Organizational Health and Specialist Training: Correlational Survey on Critical Area Nurses
2.17.4 - Reduce working stress through the organizational health promotion: effects on missing care, on the quality of life and on the metabolic syndrome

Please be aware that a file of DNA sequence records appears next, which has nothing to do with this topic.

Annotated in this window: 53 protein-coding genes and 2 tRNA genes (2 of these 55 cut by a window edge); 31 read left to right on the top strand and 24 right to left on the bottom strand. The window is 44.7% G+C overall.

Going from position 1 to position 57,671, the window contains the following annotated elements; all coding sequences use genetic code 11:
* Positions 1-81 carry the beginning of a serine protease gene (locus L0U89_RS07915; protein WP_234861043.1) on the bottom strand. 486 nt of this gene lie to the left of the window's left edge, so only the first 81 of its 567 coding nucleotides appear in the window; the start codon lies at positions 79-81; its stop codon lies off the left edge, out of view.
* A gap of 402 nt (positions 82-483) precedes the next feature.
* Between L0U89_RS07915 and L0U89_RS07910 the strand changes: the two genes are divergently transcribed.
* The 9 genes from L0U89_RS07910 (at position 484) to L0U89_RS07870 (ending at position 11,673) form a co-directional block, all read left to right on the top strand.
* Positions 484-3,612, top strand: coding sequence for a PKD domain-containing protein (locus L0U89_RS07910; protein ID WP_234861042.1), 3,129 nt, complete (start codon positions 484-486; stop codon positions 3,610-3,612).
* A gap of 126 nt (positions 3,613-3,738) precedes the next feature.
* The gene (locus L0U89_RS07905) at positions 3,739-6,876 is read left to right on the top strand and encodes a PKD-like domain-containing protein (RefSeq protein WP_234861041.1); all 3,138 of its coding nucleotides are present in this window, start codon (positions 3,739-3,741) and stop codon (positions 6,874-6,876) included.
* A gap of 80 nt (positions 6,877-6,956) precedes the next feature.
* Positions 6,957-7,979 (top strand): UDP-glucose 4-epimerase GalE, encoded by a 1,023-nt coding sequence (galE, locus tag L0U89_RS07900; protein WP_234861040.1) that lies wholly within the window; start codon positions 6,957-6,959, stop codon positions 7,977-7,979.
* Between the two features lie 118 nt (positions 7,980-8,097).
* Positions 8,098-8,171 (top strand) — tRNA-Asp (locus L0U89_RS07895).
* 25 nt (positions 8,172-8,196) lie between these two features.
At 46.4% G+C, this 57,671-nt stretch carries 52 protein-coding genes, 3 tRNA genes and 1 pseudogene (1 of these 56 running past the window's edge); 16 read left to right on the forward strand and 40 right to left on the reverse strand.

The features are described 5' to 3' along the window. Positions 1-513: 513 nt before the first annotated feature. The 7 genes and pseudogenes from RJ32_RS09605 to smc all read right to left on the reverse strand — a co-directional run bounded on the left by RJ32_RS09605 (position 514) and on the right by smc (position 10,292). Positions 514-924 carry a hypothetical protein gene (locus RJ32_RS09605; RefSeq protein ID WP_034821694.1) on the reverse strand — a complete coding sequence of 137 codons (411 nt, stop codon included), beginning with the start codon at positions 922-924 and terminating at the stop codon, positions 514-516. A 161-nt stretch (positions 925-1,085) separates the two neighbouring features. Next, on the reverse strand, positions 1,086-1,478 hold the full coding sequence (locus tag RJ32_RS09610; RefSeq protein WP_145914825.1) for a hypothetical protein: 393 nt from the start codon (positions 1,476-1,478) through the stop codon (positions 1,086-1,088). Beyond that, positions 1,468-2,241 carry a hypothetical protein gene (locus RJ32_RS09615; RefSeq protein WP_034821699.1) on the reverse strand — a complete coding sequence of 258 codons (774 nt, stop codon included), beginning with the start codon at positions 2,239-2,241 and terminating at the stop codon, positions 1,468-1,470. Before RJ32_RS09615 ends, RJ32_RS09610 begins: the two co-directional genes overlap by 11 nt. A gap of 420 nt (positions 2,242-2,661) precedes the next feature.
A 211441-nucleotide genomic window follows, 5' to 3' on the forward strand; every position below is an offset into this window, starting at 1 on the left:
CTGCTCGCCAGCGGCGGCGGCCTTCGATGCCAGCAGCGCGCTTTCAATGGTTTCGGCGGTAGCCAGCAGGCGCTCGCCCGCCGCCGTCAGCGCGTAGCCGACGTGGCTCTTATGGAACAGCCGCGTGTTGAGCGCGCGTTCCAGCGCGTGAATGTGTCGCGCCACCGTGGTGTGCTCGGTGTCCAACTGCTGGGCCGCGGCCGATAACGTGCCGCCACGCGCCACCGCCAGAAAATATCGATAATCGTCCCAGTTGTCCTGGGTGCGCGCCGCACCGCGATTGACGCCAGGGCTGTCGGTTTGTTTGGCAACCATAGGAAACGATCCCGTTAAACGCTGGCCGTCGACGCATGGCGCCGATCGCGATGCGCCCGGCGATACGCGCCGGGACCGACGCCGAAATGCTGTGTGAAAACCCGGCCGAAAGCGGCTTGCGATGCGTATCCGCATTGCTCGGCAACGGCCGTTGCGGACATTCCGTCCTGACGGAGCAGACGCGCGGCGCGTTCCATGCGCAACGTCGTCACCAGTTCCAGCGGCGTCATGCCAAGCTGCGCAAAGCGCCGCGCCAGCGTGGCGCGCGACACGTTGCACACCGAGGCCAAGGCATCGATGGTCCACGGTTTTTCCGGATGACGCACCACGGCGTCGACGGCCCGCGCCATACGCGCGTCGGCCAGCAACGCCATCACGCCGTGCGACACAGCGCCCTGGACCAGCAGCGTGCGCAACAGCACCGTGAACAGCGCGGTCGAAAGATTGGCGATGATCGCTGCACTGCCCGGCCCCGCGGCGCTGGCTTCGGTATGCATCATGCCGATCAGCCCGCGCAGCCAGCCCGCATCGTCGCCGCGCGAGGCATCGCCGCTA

Introduction: Organizational health, well-being and quality of life in places of care and assistance are issues of greater interest and centrality of the national health system. By investigating organizational health, it is possible to create organizational analysis paths that allow us to define action strategies that take into account the indications and suggestions made by their collaborators. Materials and methods: The tool chosen to measure the perceived level of organizational well-being by the interviewed Critical Area nurses is the Nursing Questionnaire on Organizational Health. The QISO was administered to 107 nurses and was reviewed in some dimensions. The data were analyzed to obtain an estimate of the organizational well-being presented by the interviewed sample and to test the use and sensitivity of the instrument used. Results: The averages of each item of the dimensions present in the questionnaire have been calculated and put in relation. Through the correlation of the average scores obtained, we tried to verify which factors most influence the level of organizational health in the observed sample. From the results of the research conducted, we deduce the levels of organizational health enjoyed by the Critical Area nurses. Discussion: The research has allowed us to analyze how Critical Area nurses perceive their working realities, assessing which factors have a decisive influence on their organizational health. Furthermore, we tried to relate the specialized training possessed by the sample with the perception that it has of its professional context. Conclusions: The research in some points requires further study and new analysis because, due to the small number of nurses with specialist, clinical , managerial or managerial training, it was not possible to include advanced training as a positive general index predictor of organizational health.